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Atmospheric Chemistry and Physics An interactive open-access journal of the European Geosciences Union
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Volume 18, issue 18
Atmos. Chem. Phys., 18, 13495-13510, 2018
https://doi.org/10.5194/acp-18-13495-2018
© Author(s) 2018. This work is distributed under
the Creative Commons Attribution 4.0 License.
Atmos. Chem. Phys., 18, 13495-13510, 2018
https://doi.org/10.5194/acp-18-13495-2018
© Author(s) 2018. This work is distributed under
the Creative Commons Attribution 4.0 License.

Research article 24 Sep 2018

Research article | 24 Sep 2018

Snow scavenging and phase partitioning of nitrated and oxygenated aromatic hydrocarbons in polluted and remote environments in central Europe and the European Arctic

Pourya Shahpoury1,2, Zoran Kitanovski1,3, and Gerhard Lammel1,4 Pourya Shahpoury et al.
  • 1Multiphase Chemistry Department, Max Planck Institute for Chemistry, Mainz, Germany
  • 2Air Quality Processes Research Section, Environment and Climate Change Canada, Toronto, Canada
  • 3Department of Food Chemistry, National Institute of Chemistry, Ljubljana, Slovenia
  • 4Research Centre for Toxic Compounds in the Environment, Masaryk University, Brno, Czech Republic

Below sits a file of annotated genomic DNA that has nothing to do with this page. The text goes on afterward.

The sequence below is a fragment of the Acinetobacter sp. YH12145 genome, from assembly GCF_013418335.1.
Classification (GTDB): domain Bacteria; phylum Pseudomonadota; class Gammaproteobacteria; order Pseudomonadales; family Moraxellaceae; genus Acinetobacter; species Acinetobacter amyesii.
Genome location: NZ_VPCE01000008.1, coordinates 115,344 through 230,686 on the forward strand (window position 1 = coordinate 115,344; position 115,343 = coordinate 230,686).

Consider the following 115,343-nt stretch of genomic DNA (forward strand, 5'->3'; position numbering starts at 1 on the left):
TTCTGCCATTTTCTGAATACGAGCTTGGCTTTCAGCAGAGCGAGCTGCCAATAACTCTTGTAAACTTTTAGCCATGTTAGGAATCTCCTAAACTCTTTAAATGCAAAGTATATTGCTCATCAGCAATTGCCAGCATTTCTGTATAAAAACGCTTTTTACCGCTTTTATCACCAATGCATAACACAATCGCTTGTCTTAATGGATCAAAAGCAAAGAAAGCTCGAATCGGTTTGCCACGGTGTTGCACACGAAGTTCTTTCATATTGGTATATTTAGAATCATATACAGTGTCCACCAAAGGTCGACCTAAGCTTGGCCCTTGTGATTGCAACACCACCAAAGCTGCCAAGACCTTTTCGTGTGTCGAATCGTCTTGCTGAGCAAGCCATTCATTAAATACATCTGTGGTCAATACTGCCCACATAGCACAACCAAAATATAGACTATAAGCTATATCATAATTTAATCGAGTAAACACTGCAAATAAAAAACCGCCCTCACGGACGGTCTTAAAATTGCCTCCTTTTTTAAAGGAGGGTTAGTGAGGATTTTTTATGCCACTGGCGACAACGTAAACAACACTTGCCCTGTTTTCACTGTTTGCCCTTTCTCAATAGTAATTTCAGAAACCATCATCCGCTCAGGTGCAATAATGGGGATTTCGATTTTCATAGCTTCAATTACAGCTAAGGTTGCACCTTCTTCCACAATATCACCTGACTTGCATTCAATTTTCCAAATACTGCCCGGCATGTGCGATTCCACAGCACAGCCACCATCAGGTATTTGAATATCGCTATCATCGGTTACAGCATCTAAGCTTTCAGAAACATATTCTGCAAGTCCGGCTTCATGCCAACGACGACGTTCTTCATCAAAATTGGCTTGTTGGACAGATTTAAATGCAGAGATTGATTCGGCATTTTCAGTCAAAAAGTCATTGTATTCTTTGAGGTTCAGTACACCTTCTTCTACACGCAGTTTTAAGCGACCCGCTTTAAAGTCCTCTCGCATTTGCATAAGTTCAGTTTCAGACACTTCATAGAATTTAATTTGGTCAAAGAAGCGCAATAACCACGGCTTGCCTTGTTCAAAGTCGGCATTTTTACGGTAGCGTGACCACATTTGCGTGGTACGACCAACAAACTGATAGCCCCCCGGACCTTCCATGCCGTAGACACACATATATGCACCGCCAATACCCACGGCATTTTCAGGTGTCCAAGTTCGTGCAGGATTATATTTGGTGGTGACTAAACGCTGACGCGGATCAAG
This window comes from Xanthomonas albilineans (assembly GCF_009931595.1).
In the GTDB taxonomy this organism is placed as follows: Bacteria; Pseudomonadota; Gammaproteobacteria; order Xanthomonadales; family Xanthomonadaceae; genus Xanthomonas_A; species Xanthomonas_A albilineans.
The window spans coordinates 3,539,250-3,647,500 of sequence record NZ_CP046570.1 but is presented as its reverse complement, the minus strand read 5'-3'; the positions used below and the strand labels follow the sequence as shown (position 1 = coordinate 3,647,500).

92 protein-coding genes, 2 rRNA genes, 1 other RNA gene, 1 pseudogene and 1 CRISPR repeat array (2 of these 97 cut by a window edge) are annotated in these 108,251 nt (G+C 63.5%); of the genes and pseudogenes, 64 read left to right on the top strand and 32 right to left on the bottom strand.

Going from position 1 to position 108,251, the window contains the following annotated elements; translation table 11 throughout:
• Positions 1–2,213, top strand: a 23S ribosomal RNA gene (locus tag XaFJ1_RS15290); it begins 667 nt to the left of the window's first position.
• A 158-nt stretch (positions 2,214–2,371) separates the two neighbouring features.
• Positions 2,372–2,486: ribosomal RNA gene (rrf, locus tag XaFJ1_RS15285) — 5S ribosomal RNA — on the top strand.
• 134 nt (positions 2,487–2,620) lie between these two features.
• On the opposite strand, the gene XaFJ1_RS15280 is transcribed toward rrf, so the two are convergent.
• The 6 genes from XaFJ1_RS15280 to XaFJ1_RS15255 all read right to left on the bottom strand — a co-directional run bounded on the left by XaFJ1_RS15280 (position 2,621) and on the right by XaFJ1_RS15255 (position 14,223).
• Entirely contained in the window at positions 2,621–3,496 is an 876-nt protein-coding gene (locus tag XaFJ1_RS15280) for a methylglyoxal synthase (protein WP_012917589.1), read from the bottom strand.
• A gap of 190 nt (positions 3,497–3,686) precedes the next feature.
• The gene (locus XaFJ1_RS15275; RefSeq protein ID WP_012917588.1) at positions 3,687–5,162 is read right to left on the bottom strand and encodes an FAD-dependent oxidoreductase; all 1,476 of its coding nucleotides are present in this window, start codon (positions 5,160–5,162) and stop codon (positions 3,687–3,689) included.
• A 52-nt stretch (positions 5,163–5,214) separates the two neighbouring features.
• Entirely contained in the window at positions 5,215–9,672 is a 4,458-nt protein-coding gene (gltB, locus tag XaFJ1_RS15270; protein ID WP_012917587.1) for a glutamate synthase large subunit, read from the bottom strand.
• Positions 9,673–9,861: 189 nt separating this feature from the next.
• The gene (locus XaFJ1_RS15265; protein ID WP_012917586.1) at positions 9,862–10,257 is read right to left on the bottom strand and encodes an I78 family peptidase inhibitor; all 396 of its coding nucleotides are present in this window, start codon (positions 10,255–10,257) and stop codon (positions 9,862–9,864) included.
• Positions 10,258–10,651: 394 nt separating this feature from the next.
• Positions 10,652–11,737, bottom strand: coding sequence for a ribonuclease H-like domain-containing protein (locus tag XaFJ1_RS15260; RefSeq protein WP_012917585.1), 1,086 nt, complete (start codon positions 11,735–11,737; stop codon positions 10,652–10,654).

Abstract. Nitrated and oxygenated polycyclic aromatic hydrocarbons (N/OPAHs) are emitted in combustion processes and formed in polluted air. Their environmental cycling through wet deposition has hardly been studied. Fresh snow samples at urban and rural sites in central Europe, as well as surface snow from a remote site in Svalbard, were analysed for 17 NPAHs, 8 OPAHs, and 11 nitrated mono-aromatic hydrocarbons (NMAHs), of which most N/OPAHs as well as nitrocatechols, nitrosalicylic acids, and 4-nitroguaiacol are studied for the first time in precipitation. In order to better understand the scavenging mechanisms, the particulate mass fractions (θ) at 273K were predicted using a multi-phase gas-particle partitioning model based on polyparameter linear free energy relationships.  NPAH concentrations were 1.2–17.6 and 8.8–19.1ngL−1 at urban and rural sites, whereas  OPAHs were 79.8–955.2 and 343.3–1757.4ngL−1 at these sites, respectively. 9,10-anthraquinone was predominant in snow aqueous and particulate phases. NPAHs were only found in the particulate phase with 9-nitroanthracene being predominant followed by 2-nitrofluoranthene. Among NMAHs, 4-nitrophenol showed the highest abundance in both phases. The levels found for nitrophenols were in the same range or lower than those reported in the 1980s and 1990s. The lowest levels of   N/OPAHs and   NMAHs were found at the remote site (3.5 and 390.5ngL−1, respectively). N/OPAHs preferentially partitioned in snow particulate phase in accordance with predicted θ, whereas NMAHs were predominant in the aqueous phase, regardless of θ. It is concluded that the phase distribution of non-polar N/OPAHs in snow is determined by their gas-particle partitioning prior to snow scavenging, whereas that for polar particulate phase substances, i.e. NMAHs, is determined by an interplay between gas-particle partitioning in the aerosol and dissolution during in- or below-cloud scavenging.

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